Think About This
When you first became a family, you likely thought that you would never have a fight.

You would be a perfect couple.

Your son would discipline himself, and your daughter would, well, never sin because she’s your daughter.

How’s that going? Hasn’t really turned out that way, has it?

The sad reality is that every family fights. As much as we don’t like it, we do. Most of us realize fighting is destructive and likely unChristian, but we don’t know what to do about it.
And the stakes are high. Families, break up or break down as a result.

So what do you do about fighting?

Well, if you’re going to fight, just fight differently. There are actually two ways for a family to fight.
•You can fight with each other.
•Or you can fight for each other.

These two small words—for and with—represent a world of difference in how you fight.

Most of us have only ever had someone fight with us.
If someone fights with you, it’s a zero sum game. They need to win and you need to lose or you need to win in order for them to lose. The people who fight care more about themselves than anyone. Both eventually walk away feeling diminished.

Contrast that with fighting for someone. When you fight for someone: You’re fighting for them so you want to see them better off. The fight is happening because you want to see them win, not because you want to win. You care more about their interests than you do about yours. Both walk away replenished—with the relationship stronger in the short and long term. Even if the other person doesn’t respond well, you have done everything in your power to help them, not hurt them.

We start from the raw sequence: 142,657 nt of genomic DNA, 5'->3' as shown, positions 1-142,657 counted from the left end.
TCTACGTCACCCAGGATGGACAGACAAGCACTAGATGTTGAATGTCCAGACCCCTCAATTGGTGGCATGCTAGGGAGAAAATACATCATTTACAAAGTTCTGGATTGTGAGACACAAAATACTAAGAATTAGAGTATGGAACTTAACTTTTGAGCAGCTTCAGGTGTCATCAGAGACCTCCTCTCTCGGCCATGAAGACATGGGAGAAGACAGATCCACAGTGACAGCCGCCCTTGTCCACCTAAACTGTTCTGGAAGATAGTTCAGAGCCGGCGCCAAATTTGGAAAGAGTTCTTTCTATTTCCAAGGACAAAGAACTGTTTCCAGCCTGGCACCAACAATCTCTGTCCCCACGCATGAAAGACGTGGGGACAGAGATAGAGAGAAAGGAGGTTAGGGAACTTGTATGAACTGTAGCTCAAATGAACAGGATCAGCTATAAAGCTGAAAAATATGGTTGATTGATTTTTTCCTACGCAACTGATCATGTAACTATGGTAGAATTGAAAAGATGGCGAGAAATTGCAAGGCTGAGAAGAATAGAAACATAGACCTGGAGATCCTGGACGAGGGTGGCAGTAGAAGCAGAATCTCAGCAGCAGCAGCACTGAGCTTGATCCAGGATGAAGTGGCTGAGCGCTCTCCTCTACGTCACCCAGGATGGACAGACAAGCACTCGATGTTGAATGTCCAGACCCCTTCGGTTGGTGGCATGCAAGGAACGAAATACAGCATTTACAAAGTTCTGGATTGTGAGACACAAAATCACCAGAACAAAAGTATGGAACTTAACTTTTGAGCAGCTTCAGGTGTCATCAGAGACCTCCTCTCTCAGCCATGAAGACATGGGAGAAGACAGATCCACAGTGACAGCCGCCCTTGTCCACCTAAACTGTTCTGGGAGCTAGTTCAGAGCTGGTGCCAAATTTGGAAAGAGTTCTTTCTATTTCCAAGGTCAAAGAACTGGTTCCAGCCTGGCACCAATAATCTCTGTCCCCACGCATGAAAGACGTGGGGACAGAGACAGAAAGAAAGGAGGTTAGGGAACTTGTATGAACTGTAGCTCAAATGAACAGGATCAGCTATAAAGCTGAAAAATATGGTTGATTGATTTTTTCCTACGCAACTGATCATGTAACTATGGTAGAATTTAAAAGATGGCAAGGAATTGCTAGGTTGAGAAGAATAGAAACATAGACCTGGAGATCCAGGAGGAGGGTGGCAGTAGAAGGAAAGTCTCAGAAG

Fighting for your family means you want their best interests to prevail, not yours. It means that when there’s conflict, the conflict is about moving through an issue so that person is better off, not so you feel right or vindicated. And finally it means that everyone leaves better than before the fight, rather than depleted. Relationships are stronger and the issues got dealt with in a way that actually helped your family move forward.
From How To Have A Family Fight by Carey Nieuwhof

Sometimes fighting for your student means choosing which battles matter most right now and which can be walked away from, even if it’s just for a little time. A heated argument, fueled with teenage sarcasm, can make any issue feel like a battle you must win—but that doesn’t mean it is. When you choose to fight for your student, to fight for something that really matters in their life and their future, they’ll be more likely to listen if they know you don’t fight with them over everything.
Think about the last month with your student. Write down the four areas where you experience the most conflict with them. Maybe it’s how they keep their room or how they drive the car. Maybe it’s how little time they spend at home or how much time they spend with friends.
1. ______________________________________________
2. ______________________________________________
3. ______________________________________________
4. ______________________________________________
Now, take a look at your list and think about which ones matter most—not only to their high school career, but also to their future and the future of your relationship with them.
If you could only choose to fight one or two of these battles with your student, which would one(s) would you pick?
Next time you feel the power struggle start to rise in your house, take a quick peek back at this list. Is a fight brewing over something that really matters? Then, choose to fight for them. If it isn’t, give yourself the permission to let this one go.

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